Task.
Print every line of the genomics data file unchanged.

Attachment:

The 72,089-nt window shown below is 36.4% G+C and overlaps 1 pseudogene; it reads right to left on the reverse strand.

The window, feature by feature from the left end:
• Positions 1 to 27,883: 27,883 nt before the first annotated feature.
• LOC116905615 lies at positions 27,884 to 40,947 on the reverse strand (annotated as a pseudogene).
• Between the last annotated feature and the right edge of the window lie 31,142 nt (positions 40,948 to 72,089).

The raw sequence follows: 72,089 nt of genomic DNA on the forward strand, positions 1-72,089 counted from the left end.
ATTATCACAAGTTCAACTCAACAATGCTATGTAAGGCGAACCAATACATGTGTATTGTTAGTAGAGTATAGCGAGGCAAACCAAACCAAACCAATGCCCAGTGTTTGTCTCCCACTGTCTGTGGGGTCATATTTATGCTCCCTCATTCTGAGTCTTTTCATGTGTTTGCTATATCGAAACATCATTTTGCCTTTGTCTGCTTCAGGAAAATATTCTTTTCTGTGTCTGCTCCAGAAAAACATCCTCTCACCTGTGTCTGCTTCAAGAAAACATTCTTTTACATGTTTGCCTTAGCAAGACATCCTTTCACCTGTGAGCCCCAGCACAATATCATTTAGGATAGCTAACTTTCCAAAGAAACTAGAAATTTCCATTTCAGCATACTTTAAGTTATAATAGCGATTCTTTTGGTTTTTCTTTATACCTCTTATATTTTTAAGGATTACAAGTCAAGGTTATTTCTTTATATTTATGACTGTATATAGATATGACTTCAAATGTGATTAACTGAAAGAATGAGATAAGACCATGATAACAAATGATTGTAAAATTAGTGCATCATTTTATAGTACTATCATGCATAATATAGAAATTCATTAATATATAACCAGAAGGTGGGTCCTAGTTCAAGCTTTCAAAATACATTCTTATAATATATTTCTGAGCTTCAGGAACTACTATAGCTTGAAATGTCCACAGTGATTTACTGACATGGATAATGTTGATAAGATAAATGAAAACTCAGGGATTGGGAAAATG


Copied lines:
The 72,089-nt window shown below is 36.4% G+C and overlaps 1 pseudogene; it reads right to left on the reverse strand.

The window, feature by feature from the left end:
• Positions 1 to 27,883: 27,883 nt before the first annotated feature.
• LOC116905615 lies at positions 27,884 to 40,947 on the reverse strand (annotated as a pseudogene).
• Between the last annotated feature and the right edge of the window lie 31,142 nt (positions 40,948 to 72,089).

The raw sequence follows: 72,089 nt of genomic DNA on the forward strand, positions 1-72,089 counted from the left end.
ATTATCACAAGTTCAACTCAACAATGCTATGTAAGGCGAACCAATACATGTGTATTGTTAGTAGAGTATAGCGAGGCAAACCAAACCAAACCAATGCCCAGTGTTTGTCTCCCACTGTCTGTGGGGTCATATTTATGCTCCCTCATTCTGAGTCTTTTCATGTGTTTGCTATATCGAAACATCATTTTGCCTTTGTCTGCTTCAGGAAAATATTCTTTTCTGTGTCTGCTCCAGAAAAACATCCTCTCACCTGTGTCTGCTTCAAGAAAACATTCTTTTACATGTTTGCCTTAGCAAGACATCCTTTCACCTGTGAGCCCCAGCACAATATCATTTAGGATAGCTAACTTTCCAAAGAAACTAGAAATTTCCATTTCAGCATACTTTAAGTTATAATAGCGATTCTTTTGGTTTTTCTTTATACCTCTTATATTTTTAAGGATTACAAGTCAAGGTTATTTCTTTATATTTATGACTGTATATAGATATGACTTCAAATGTGATTAACTGAAAGAATGAGATAAGACCATGATAACAAATGATTGTAAAATTAGTGCATCATTTTATAGTACTATCATGCATAATATAGAAATTCATTAATATATAACCAGAAGGTGGGTCCTAGTTCAAGCTTTCAAAATACATTCTTATAATATATTTCTGAGCTTCAGGAACTACTATAGCTTGAAATGTCCACAGTGATTTACTGACATGGATAATGTTGATAAGATAAATGAAAACTCAGGGATTGGGAAAATG